Steve Jobs needed an upgrade. Sure, in his hand at the January 2007 Macworld expo in San Francisco was the most technologically advanced mobile communication device Silicon Valley could imagine. But, as he unveiled the iPhone to the public for the first time there, his toes at the tip of the cutting edge, his footwear was slightly outmoded. The enrapt audience, a congregation of tech media types and Apple acolytes, did not seem to notice. Headlines from the historic event did not focus on his New Balance 991s, a "dad shoe" of relative vintage from 2001.
"People that are not into footwear like you and I, they may not know the difference," says sneaker designer Jonathan Bacon.
The "difference," for the uninitiated, is the shift in shape and technology from the 991 of 2001 to the New Balance 992 of 2006, the latter a Bacon design that's enjoying a first-ever retro this season. This difference has dissolved in the memory of Jobs zealots, many of whom could conjure up an image of the "Steve Jobs New Balances" in their head, but couldn't necessarily pick them out on a shelf next to similar models. One would have expected that Apple's chief officer would have upgraded to the 992 by the iPhone's unveiling in 2007, but that wasn't the case. It wasn't until later that year that he began getting regular use out of the sleek silvery grey New Balance 992, the shoe most associated with him today.
"He probably had them in his closet; he didn't want to switch," Bacon, who started working at New Balance in 1999 in between stints with Puma and Reebok, jokes about the delay.
New Balance bet big on the 992, very big. It needed a special product to mark the brand's 100th anniversary. It needed a worthy addition to the 99X line, which informally began in 1982 with the introduction of the boldly priced New Balance 990, the first-ever $100 sneaker (that's $273 in 2020 money).
"Every person in the company had their eyes on it," Bacon recalls of the lead-up period to the 992. "It was such a big shoe."
There's a myth that someone outside the company had their eyes on it as well. Lore goes that New Balance chairman Jim Davis tapped Jobs, a friend and longtime fan of the brand, for design insight on the 992. The company's current employees won't comment on this connection. Bacon says he definitely didn't collaborate with the late CEO in any way, but that it's possible Jobs approved the final silhouette.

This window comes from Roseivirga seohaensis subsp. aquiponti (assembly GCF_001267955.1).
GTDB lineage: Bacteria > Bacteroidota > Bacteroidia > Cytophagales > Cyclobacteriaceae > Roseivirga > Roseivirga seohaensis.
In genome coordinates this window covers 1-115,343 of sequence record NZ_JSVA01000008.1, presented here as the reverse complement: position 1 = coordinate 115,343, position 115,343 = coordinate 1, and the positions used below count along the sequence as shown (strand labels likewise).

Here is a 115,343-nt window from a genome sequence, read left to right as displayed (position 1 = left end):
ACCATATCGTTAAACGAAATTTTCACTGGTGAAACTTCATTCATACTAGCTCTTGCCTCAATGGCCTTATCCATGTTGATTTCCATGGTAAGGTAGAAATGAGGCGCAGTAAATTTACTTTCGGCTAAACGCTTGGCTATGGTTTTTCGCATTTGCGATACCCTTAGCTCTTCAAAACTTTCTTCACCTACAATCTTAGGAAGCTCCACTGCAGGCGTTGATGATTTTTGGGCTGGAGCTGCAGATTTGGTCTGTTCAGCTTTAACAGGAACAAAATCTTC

That final silhouette landed in the middle ground between bulky tech runner and fashion shoe for college kids. The thick rolling shapes of its upper, rendered in a subtle silver, are at once familiar and forward, swooping down only to whip back up in sharp curls. New Balance made over a million pairs, beginning with an initial launch phase in late 2005 that led to a full rollout in February 2006. The sneaker was discontinued around 2010 and hasn't been back until its 2020 retro. Casual fans may be unable to disentangle the similar 991 and 992, but there are important differences.
Part of the 992's appeal comes from its total accessibility. New Balance made the shoes in a huge variety of widths and sizes—78 in total, compared to an industry standard of around 30—so anybody who wanted them could fit in. There were slim 2As all the way up to extra-wide 4Es. For cushioning, the 992 used a new ABZORB SBS shock absorption material in the heel and forefoot, which manifests in the form of the gummy bear-feeling pieces on the shoe's sole. New Balance also slid an ABZORB insole inside the sneaker. According to NB creative design manager Samuel Pearce, who helped bring the 992 back this year, it was the most expensive 99X model to make when it debuted.
Pearce has worked for New Balance since 2011 and was a fan of the brand long before that. He still has the original pairs of 992s he acquired in 2006, which he had to import from the U.S to his home in the U.K. The product was proudly American made, and acquiring it outside of the States sometimes meant paying extra or making a cross-continental connection.
Like many of the sneakers from New Balance's made-in-America line, the 992 wears that association via a flag on its upper. That connection almost went awry, though, according to the original designer. Bacon, who left New Balance in 2005 before the model enjoyed a full release, says that he originally planted the flag on the shank on the bottom of the shoe, only to realize potential offense that stepping on that emblem could incur. By the time the sneaker came out, he'd moved the American flag up to the tongue.